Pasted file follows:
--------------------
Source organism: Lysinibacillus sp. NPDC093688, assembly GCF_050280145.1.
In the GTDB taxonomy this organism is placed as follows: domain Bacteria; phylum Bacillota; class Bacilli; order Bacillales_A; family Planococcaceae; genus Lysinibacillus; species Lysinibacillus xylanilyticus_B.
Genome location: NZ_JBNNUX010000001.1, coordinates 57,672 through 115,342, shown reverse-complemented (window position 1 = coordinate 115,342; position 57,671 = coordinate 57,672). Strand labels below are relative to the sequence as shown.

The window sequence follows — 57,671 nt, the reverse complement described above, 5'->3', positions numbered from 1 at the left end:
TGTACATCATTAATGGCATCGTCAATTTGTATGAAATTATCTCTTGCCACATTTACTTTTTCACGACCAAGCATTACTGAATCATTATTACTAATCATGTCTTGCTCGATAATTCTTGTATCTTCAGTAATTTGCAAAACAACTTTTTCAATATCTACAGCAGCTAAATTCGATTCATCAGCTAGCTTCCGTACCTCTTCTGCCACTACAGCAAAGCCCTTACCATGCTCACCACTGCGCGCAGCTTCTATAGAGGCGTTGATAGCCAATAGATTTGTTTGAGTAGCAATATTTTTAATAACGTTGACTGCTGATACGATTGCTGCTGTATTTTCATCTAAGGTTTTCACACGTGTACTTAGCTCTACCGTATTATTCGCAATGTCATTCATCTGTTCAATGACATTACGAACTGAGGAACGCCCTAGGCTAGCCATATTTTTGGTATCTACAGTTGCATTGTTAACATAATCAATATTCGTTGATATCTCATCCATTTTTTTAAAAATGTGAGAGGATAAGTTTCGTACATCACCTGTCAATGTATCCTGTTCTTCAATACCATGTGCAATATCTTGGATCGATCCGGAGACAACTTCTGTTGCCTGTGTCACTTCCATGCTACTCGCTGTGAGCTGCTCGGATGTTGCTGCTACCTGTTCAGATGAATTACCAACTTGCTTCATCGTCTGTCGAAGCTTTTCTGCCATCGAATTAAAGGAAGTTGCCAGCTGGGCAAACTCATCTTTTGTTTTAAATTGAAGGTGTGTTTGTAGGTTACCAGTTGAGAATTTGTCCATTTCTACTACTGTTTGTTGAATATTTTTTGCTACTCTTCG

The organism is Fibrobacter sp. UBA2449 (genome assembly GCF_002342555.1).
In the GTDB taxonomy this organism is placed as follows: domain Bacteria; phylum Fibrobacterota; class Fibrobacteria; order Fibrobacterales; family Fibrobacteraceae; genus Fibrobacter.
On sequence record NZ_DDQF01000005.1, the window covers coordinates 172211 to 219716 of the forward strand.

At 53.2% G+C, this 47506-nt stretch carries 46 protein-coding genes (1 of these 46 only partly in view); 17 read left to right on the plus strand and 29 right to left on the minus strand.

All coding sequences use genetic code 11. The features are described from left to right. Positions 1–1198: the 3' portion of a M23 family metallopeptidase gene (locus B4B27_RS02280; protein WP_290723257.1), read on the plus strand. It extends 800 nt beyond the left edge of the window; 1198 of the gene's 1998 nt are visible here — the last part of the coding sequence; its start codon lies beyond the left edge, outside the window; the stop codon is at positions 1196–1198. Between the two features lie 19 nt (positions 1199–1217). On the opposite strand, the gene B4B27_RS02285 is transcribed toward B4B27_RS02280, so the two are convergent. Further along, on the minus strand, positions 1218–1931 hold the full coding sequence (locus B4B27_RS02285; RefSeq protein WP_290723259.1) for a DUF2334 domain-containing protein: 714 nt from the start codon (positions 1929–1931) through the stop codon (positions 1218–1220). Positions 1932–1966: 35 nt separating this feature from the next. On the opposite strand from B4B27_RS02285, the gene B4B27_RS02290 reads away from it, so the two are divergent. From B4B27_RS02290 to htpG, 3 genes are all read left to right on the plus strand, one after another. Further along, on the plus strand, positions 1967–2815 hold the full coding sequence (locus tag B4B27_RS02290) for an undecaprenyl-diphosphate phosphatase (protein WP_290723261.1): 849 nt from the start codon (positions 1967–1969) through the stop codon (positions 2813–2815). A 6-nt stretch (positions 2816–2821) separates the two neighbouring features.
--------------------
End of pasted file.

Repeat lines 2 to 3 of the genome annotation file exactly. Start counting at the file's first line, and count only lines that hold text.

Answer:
In the GTDB taxonomy this organism is placed as follows: domain Bacteria; phylum Bacillota; class Bacilli; order Bacillales_A; family Planococcaceae; genus Lysinibacillus; species Lysinibacillus xylanilyticus_B.
Genome location: NZ_JBNNUX010000001.1, coordinates 57,672 through 115,342, shown reverse-complemented (window position 1 = coordinate 115,342; position 57,671 = coordinate 57,672). Strand labels below are relative to the sequence as shown.